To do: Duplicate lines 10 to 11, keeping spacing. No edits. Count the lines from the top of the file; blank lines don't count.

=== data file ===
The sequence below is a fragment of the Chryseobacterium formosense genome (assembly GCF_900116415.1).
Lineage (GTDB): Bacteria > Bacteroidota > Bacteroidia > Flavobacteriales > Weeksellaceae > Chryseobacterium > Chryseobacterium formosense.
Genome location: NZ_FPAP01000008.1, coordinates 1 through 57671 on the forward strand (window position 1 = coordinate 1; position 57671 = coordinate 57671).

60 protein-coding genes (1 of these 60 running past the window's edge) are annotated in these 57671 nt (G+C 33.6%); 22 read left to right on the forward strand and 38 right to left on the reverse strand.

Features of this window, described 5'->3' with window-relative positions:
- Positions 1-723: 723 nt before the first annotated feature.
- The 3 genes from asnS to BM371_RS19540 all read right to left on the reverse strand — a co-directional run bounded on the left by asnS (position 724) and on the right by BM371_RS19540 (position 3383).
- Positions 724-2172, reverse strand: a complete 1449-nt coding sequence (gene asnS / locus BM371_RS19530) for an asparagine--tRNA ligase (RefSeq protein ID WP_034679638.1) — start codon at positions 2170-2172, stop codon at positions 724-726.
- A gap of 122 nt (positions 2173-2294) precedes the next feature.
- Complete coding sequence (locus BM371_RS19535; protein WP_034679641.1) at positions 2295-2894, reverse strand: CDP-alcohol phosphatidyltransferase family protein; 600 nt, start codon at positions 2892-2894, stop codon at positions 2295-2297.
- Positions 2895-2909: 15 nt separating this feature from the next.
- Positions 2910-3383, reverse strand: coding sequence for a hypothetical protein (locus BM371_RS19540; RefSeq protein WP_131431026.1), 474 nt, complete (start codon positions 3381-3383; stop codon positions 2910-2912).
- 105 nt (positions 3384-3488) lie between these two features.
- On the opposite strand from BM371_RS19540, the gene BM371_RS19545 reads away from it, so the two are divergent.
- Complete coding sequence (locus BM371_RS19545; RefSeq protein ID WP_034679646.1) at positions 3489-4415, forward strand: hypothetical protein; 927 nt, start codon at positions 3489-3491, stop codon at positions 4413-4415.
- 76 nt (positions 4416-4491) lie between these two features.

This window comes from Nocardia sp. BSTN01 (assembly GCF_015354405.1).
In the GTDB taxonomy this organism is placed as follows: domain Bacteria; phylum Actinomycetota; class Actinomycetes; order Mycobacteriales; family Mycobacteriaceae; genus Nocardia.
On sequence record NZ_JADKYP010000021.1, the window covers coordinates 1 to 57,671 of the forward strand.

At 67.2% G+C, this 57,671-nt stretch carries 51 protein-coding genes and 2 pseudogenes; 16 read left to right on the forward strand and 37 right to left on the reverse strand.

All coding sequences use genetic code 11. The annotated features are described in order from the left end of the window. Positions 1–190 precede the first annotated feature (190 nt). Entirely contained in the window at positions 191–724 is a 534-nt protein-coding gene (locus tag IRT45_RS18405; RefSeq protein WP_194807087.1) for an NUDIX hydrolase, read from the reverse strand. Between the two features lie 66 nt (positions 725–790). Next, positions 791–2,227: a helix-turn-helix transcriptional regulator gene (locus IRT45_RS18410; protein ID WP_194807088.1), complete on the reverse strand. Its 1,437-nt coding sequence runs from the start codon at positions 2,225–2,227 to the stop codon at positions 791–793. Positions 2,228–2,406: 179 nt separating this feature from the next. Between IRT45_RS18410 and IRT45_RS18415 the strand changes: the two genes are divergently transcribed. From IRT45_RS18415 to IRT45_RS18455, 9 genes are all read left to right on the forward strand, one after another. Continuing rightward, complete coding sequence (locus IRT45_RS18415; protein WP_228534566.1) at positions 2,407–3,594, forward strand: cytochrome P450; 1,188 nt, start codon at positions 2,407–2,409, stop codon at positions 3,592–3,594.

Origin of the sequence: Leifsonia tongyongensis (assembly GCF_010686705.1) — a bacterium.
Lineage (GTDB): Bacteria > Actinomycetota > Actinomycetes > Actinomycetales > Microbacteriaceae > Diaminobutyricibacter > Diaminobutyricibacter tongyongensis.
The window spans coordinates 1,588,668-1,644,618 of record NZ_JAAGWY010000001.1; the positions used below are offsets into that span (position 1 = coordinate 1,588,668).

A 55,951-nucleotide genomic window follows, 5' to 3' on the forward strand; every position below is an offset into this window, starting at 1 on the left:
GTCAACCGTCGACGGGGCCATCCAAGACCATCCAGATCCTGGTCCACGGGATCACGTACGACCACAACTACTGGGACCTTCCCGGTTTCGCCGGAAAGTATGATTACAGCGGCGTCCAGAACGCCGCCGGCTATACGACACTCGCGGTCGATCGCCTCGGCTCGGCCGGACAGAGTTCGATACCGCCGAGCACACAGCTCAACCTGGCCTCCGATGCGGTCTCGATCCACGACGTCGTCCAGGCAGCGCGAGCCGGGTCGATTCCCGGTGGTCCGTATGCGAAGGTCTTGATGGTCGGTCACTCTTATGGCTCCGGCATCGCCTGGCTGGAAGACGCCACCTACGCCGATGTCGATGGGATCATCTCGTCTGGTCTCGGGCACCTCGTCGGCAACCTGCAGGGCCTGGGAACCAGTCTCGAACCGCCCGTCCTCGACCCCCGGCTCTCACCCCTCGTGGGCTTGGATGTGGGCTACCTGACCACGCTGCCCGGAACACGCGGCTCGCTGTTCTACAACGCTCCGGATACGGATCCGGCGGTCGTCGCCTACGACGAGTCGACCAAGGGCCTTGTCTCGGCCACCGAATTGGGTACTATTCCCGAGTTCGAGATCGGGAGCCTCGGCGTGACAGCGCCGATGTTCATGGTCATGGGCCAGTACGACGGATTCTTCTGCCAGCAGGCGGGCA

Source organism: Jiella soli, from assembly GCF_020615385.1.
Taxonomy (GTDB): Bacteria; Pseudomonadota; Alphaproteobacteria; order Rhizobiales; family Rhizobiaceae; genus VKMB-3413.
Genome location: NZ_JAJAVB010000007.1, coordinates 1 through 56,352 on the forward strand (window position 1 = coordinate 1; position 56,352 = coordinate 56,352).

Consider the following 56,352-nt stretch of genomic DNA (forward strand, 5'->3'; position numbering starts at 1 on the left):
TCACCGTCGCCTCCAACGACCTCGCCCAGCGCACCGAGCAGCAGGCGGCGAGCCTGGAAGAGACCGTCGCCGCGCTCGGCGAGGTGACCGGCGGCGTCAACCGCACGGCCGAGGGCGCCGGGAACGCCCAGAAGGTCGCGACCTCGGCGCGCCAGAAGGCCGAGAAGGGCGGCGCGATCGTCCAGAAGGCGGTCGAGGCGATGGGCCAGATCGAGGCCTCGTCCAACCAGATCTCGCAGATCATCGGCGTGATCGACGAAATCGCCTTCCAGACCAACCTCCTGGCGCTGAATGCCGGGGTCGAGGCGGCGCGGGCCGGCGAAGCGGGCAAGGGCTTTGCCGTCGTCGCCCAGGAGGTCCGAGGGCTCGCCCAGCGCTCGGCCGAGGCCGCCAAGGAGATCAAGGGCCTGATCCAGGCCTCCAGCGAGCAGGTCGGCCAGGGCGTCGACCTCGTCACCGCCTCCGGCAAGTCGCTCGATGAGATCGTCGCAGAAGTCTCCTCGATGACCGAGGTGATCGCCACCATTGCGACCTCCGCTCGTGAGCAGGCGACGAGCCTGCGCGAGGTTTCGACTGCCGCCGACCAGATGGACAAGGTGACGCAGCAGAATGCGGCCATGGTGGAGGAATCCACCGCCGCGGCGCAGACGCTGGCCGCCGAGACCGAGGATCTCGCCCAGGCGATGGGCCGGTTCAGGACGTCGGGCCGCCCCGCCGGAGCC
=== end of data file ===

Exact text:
- Complete coding sequence (locus BM371_RS19535; protein WP_034679641.1) at positions 2295-2894, reverse strand: CDP-alcohol phosphatidyltransferase family protein; 600 nt, start codon at positions 2892-2894, stop codon at positions 2295-2297.
- Positions 2895-2909: 15 nt separating this feature from the next.